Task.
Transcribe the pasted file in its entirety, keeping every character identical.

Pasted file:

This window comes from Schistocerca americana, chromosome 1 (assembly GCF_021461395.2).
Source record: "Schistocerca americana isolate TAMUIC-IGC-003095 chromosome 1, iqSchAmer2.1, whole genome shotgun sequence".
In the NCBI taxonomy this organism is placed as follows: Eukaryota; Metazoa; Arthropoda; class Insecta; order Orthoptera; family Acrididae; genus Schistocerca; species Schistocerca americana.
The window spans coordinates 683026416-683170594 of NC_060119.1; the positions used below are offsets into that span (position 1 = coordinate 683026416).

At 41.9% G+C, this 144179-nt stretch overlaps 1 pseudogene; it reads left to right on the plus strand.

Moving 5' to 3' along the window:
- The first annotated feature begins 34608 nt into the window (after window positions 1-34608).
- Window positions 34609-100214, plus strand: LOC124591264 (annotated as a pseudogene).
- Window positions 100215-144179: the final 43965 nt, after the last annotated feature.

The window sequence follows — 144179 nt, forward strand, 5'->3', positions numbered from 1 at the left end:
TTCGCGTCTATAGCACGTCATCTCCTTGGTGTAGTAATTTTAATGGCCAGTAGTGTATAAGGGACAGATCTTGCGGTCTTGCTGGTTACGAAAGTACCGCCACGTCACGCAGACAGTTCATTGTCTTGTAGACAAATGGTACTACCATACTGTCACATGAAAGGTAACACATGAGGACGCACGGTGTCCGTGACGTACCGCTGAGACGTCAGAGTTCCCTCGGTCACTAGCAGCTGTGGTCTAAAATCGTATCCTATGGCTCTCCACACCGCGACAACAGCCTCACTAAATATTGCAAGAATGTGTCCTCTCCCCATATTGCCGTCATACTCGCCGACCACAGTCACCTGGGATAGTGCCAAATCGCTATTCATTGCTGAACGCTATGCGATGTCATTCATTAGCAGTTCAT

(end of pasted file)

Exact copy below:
This window comes from Schistocerca americana, chromosome 1 (assembly GCF_021461395.2).
Source record: "Schistocerca americana isolate TAMUIC-IGC-003095 chromosome 1, iqSchAmer2.1, whole genome shotgun sequence".
In the NCBI taxonomy this organism is placed as follows: Eukaryota; Metazoa; Arthropoda; class Insecta; order Orthoptera; family Acrididae; genus Schistocerca; species Schistocerca americana.
The window spans coordinates 683026416-683170594 of NC_060119.1; the positions used below are offsets into that span (position 1 = coordinate 683026416).

At 41.9% G+C, this 144179-nt stretch overlaps 1 pseudogene; it reads left to right on the plus strand.

Moving 5' to 3' along the window:
- The first annotated feature begins 34608 nt into the window (after window positions 1-34608).
- Window positions 34609-100214, plus strand: LOC124591264 (annotated as a pseudogene).
- Window positions 100215-144179: the final 43965 nt, after the last annotated feature.

The window sequence follows — 144179 nt, forward strand, 5'->3', positions numbered from 1 at the left end:
TTCGCGTCTATAGCACGTCATCTCCTTGGTGTAGTAATTTTAATGGCCAGTAGTGTATAAGGGACAGATCTTGCGGTCTTGCTGGTTACGAAAGTACCGCCACGTCACGCAGACAGTTCATTGTCTTGTAGACAAATGGTACTACCATACTGTCACATGAAAGGTAACACATGAGGACGCACGGTGTCCGTGACGTACCGCTGAGACGTCAGAGTTCCCTCGGTCACTAGCAGCTGTGGTCTAAAATCGTATCCTATGGCTCTCCACACCGCGACAACAGCCTCACTAAATATTGCAAGAATGTGTCCTCTCCCCATATTGCCGTCATACTCGCCGACCACAGTCACCTGGGATAGTGCCAAATCGCTATTCATTGCTGAACGCTATGCGATGTCATTCATTAGCAGTTCAT